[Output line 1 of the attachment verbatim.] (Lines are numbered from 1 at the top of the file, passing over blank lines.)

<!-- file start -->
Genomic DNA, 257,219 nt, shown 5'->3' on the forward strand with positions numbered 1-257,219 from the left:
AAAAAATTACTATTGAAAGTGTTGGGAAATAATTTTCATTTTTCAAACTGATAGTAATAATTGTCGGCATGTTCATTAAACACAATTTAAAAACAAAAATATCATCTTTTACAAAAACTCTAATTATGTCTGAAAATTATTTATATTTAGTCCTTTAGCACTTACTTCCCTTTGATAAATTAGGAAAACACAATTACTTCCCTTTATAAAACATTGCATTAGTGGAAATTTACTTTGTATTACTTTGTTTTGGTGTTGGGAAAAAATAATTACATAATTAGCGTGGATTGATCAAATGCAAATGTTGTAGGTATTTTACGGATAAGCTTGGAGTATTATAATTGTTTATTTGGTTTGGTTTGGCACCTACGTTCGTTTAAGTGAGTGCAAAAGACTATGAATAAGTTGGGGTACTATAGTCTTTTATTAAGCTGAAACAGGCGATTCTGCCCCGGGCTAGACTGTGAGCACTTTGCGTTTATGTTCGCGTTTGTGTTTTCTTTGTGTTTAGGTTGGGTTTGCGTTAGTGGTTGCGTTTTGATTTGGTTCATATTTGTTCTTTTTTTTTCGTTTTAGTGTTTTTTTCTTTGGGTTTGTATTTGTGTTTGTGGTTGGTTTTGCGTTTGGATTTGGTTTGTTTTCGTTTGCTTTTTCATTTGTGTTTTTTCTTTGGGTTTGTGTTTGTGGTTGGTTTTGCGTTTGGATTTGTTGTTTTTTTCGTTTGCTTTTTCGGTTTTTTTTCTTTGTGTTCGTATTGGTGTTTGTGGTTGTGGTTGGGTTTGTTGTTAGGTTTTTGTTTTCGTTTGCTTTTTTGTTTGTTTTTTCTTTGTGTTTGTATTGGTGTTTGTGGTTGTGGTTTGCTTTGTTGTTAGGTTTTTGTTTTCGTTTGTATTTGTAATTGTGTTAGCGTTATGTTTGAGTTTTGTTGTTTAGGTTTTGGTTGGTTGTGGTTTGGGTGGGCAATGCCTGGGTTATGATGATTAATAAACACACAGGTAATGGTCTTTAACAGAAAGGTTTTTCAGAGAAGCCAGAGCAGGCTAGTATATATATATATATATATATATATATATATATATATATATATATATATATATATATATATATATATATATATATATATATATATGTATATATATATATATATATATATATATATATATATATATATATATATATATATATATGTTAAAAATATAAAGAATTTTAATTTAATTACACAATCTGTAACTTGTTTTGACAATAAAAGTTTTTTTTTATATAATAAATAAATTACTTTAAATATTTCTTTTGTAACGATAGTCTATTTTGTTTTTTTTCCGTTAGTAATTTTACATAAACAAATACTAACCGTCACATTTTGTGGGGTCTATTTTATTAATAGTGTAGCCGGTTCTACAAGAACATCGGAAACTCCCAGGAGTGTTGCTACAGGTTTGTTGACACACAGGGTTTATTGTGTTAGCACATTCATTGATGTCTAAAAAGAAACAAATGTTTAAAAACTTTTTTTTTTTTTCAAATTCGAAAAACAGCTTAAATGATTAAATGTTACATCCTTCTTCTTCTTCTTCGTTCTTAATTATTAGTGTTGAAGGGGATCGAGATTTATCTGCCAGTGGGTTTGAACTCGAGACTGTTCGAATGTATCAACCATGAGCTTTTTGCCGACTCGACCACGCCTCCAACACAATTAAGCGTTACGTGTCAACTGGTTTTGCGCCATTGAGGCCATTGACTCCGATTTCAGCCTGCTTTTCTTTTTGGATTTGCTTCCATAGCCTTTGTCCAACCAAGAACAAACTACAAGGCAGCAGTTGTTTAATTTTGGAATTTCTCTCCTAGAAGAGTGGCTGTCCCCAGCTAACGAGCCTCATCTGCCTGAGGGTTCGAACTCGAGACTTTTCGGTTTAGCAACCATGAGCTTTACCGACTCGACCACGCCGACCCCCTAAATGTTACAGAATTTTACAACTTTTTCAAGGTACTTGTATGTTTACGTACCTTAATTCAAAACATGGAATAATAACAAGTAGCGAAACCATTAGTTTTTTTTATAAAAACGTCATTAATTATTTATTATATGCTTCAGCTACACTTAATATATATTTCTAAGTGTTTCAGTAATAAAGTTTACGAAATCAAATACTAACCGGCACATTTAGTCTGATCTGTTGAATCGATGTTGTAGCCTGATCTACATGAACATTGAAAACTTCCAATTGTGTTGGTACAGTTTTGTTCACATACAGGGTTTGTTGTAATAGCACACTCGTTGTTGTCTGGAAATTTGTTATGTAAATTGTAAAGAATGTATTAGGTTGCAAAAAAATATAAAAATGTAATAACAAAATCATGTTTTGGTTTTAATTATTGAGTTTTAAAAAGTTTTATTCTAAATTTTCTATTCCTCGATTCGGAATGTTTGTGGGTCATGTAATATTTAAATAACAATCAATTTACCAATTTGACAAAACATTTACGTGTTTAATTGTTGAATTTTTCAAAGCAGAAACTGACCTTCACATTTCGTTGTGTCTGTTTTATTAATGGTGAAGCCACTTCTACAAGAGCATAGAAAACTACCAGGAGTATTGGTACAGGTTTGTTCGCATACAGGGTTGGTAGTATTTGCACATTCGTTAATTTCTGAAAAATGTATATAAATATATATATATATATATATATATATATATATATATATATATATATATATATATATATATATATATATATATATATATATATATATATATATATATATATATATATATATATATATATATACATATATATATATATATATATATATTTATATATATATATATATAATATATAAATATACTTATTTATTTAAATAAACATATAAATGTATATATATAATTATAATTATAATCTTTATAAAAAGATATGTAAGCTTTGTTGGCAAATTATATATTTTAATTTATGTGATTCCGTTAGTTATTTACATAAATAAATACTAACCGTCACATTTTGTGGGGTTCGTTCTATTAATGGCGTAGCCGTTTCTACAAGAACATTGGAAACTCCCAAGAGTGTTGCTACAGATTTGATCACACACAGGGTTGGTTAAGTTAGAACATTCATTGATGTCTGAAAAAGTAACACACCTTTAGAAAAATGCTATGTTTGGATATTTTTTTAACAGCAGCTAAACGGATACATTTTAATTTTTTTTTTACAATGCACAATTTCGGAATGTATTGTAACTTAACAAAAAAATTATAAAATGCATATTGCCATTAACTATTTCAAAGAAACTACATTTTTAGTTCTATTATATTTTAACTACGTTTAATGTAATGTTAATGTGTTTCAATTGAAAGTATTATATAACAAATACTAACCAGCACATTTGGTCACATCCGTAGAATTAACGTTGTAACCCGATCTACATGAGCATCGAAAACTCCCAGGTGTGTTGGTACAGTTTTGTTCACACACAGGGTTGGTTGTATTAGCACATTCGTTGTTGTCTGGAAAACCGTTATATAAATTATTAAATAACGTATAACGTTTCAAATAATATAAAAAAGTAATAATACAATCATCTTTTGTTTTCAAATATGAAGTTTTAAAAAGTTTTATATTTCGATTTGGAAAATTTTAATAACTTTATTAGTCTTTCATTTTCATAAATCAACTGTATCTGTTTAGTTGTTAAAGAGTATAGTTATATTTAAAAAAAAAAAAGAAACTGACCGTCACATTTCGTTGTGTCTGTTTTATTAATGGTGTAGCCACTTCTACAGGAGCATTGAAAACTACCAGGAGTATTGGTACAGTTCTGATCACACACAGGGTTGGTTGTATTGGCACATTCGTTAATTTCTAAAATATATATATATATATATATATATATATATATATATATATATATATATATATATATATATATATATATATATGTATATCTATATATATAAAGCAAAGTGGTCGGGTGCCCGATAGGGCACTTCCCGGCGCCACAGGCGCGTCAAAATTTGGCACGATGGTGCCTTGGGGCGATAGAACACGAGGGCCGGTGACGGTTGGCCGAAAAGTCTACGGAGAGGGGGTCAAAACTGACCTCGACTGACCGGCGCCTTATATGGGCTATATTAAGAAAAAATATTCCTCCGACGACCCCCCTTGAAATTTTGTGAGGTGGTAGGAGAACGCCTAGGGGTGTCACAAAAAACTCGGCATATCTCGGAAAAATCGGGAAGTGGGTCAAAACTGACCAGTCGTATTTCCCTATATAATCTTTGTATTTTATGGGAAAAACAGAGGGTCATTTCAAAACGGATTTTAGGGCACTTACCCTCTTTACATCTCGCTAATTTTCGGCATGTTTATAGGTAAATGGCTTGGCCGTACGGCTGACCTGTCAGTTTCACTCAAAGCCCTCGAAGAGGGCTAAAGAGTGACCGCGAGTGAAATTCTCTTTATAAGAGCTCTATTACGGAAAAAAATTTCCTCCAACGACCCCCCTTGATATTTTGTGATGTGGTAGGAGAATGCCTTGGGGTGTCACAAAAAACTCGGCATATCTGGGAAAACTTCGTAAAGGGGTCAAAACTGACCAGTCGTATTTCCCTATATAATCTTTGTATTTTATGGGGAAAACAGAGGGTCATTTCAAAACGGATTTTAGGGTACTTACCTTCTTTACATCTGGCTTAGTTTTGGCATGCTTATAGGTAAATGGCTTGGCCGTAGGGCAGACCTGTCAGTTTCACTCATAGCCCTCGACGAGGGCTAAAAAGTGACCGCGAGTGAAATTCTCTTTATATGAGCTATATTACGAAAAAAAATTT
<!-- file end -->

Genomic DNA, 257,219 nt, shown 5'->3' on the forward strand with positions numbered 1-257,219 from the left: